Abused Retail Staff Quits With Epic Resignation Letter [UPDATE]

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Malls are breeding grounds of consumer commerce -- and of complaints by employees. Long hours, inflexible conditions. Even a mall Santa can have a have a litany. But the ones that really slug it out are in the small high-volume stores where pressure is constant and some bosses get carried away with themselves.

Some workers in a Rochester, NY Journeys footwear store allegedly got really fed up with verbal abuse and all left -- right in the middle of the back-to-school rush -- according to a Reddit post via Gawker. Reportedly the supervisor at this store swore at employees and told at least one employee that having "cancer is never an excuse" at work. What made the walkout memorable is that the employees left their complaints in a resignation letter on a large poster. Which they apparently hung where all the inconvenienced customers could see. Someone then took a picture and uploaded it to Reddit (see below).

Verbal abuse is never pleasant and 1 out of 4 people fear getting yelled at by their bosses. And at least one survey has shown that 1 out of 5 workers think he or she has a bad boss.

AOL tried calling the store and asking for the district manager, whose name is apparently Jamie, and received the response, "We don't make statements to the media," from an unidentified woman. There's no way to track down the employees, so the story has to come from the resignation poster left on the locked security bars over the entrance from the mall (emphasis from the red letters on the poster):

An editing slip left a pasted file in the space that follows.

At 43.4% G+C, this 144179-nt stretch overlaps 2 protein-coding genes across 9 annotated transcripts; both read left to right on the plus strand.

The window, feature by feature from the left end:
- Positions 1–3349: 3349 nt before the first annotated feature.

Dear Jamie,

Since you decided to say "cancer is not an excuse" and think it's OK to swear at your employees like you do ALL the time ... WE QUIT. THIS is why you can't keep a store manager longer than a year. YOU ABUSE your roll AND staff. ENJOY the fact that you lost a store manager, co-manager, and key holder in the middle of Back to School. THINK next time you treat people the way you do. We Aren't Allowing It Anymore.

Niki, Jess, TJ


There was no doubt to passersby why the store wasn't open. And, as Gawker notes, malls typically fine owners upwards of $500 for each day a store remains unexpectedly closed.

Update 9/4/2013 11:38AM: A second Gawker story claims a conversation with an insider who had direct knowledge of the situation. The insider allegedly said that the poster didn't tell the whole story, that any mention of cancer had never come up, and that the manager had been in trouble for giving the co-manager a day off to get a car inspected, even though it happened during one of the mandatory back-to-school sales days. Then the insider claimed that the ex-employees had stolen about $1000 in merchandise -- a serious charge given that no one is putting his or her name to the allegation. AOL Jobs did get an email from someone who claimed to have been a former employee that knew the district manager and said that she "definitely crossed the lines on numerous occasions with staff."

AOL Jobs received the following statement from a Journeys spokesperson: "We take situations like this seriously and are currently investigating this issue. Beyond this, we have no comment."

There are techniques to make a bad boss better, including keeping communication lines open, seeking allies, and not allowing yourself to be a bully's victim, though finding a new job is still a good idea. According to this story, it looks as though the communication lines were the problem and a combination of allies, refusing to be victims, and finding new jobs became the solution.

Still, things could have been worse for the Journeys employees when you look at what the worst bosses of 2012 did to their employees.



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